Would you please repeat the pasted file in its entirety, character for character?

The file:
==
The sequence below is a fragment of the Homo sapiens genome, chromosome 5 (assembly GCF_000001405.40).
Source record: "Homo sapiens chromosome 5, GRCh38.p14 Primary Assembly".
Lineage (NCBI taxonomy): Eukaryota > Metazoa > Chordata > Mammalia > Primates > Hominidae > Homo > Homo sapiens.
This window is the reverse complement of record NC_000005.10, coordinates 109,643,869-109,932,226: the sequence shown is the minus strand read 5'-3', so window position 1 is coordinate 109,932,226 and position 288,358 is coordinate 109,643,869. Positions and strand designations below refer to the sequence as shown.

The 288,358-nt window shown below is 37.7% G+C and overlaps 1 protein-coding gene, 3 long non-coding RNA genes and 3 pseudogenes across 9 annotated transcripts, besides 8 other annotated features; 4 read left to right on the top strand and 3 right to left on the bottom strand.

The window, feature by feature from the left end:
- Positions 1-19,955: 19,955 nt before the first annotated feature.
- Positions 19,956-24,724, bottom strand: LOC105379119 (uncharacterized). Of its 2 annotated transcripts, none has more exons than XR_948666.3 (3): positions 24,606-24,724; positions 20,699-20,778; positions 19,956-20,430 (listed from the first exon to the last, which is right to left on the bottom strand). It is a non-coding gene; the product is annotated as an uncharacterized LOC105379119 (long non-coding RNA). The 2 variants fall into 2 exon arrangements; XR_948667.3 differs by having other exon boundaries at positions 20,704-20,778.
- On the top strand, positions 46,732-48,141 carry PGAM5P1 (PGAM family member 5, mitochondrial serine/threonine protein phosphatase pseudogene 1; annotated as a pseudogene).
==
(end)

The sequence below is a fragment of the Homo sapiens genome, chromosome 5 (assembly GCF_000001405.40).
Source record: "Homo sapiens chromosome 5, GRCh38.p14 Primary Assembly".
Lineage (NCBI taxonomy): Eukaryota > Metazoa > Chordata > Mammalia > Primates > Hominidae > Homo > Homo sapiens.
This window is the reverse complement of record NC_000005.10, coordinates 109,643,869-109,932,226: the sequence shown is the minus strand read 5'-3', so window position 1 is coordinate 109,932,226 and position 288,358 is coordinate 109,643,869. Positions and strand designations below refer to the sequence as shown.

The 288,358-nt window shown below is 37.7% G+C and overlaps 1 protein-coding gene, 3 long non-coding RNA genes and 3 pseudogenes across 9 annotated transcripts, besides 8 other annotated features; 4 read left to right on the top strand and 3 right to left on the bottom strand.

The window, feature by feature from the left end:
- Positions 1-19,955: 19,955 nt before the first annotated feature.
- Positions 19,956-24,724, bottom strand: LOC105379119 (uncharacterized). Of its 2 annotated transcripts, none has more exons than XR_948666.3 (3): positions 24,606-24,724; positions 20,699-20,778; positions 19,956-20,430 (listed from the first exon to the last, which is right to left on the bottom strand). It is a non-coding gene; the product is annotated as an uncharacterized LOC105379119 (long non-coding RNA). The 2 variants fall into 2 exon arrangements; XR_948667.3 differs by having other exon boundaries at positions 20,704-20,778.
- On the top strand, positions 46,732-48,141 carry PGAM5P1 (PGAM family member 5, mitochondrial serine/threonine protein phosphatase pseudogene 1; annotated as a pseudogene).